Tag Archives: Harrisburg wards

Citing population shifts, Dauphin County urges Harrisburg to adopt new ward, voting maps

The Ward 4 polling station in Harrisburg

A Dauphin County official made a pitch on Tuesday night to change and streamline Harrisburg’s ward map, a plan that would slash the number of wards in the city by two-thirds.

Jerry Feaser, the county’s director of the Bureau of Registration and Elections, briefed City Council on a proposal to cut the number of city wards from 15 to five.

He cited several factors for the proposed change, including population shifts that have created uneven voter distributions in the city and an effort to ensure that polling places are compliant with the U.S. Americans with Disabilities Act.

“I am here to respectfully ask that the city and the Dauphin County Bureau of Registration and Elections work together on a plan to make improvements to the voting districts that comprise the City of Harrisburg,” he said.

Under the county’s plan, cutting the number of wards also would reduce the number of voting precincts in the city, which now stands at 28. Instead, each of the five wards would have five precincts, for a total of 25.

Over four decades, Feaser said, 42 election districts were whittled down to the current 28, as populations kept changing and shifting.

“We have arrived at a situation where some of the district lines just don’t make sense,” he said.

For examples, Feaser cited the fact that busy State Street bisects Ward 8 and that Hall Manor sits in two different wards.

He further said that the five new wards then could be used by the Court of Common Pleas to create new magisterial district judge boundaries.

The current Harrisburg precinct map (left) and Dauphin County’s proposed map (right)

Feaser’s presentation was one step in what could be a drawn-out process.

City Council would need to approve the appointment of a five-member commission, which would firm up a new map that may or may not comport with the county’s current proposal. Both council and the county commissioners then would need to approve the map. Lastly, it would go before voters for their approval.

Feaser emphasized that his plan was just “a starting point.”

“The creation of ward lines is totally within the authority of the city,” he said.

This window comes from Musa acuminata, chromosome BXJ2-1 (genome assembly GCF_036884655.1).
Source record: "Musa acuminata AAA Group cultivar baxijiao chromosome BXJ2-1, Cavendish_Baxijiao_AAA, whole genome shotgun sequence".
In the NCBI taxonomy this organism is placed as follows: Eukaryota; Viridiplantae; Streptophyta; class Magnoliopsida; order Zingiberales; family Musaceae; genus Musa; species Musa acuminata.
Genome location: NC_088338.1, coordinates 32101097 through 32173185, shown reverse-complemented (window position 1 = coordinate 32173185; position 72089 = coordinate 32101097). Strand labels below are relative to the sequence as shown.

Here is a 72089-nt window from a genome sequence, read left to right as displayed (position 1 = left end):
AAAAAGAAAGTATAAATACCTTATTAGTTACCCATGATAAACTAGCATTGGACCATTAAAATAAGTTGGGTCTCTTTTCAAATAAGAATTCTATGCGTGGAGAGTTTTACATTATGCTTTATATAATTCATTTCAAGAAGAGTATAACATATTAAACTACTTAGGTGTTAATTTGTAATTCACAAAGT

Feaser said that a plan probably would not finalized and ready for a vote by residents until the November 2021 general election. It made sense, he said, to wait for the results of next year’s U.S. census, which could significantly alter the population count and the distribution of residents within the city. Therefore, the first use of the new ward map wouldn’t take place until 2022, at the earliest.

“There really is time to absorb this and think about it,” said city Solicitor Neil Grover.

Even if the ward map isn’t changed, Feaser told council that his office will need to reconsider where some residents cast their votes, as a number current polling stations cannot be made ADA compliant and/or because several buildings may not be available any longer for voting.

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Changing Places: New polling station on tap for some voters in Midtown Harrisburg

The Neighborhood Center on a past Election Day.

If you live in Midtown Harrisburg, you may need to change where you cast your ballot next month.

The Dauphin County Elections Bureau announced today that it has moved voting for the 12th Ward from the Neighborhood Center of the United Methodist Church, located at N. 3rd and Kelker streets, to the Laurel Towers Apartments a few blocks away at 1531 N. 3rd St.

For several years, the Neighborhood Center has served as the polling place for both the 11th and 12th wards, as the building sits at the boundary between the wards. However, according to the county, the bureau needed to make the move after the center changed the configuration of its voting areas.

“In November of 2017, the center, which is situated in the 11th Ward, moved both precincts out of its secured area, where each precinct had use of separate rooms for polling sites, into one meeting room just before entry into the secure portion of the building,” according to a release from Dauphin County. “Due to limited space for both election districts, the Elections Bureau must move one of the election districts to a new site.”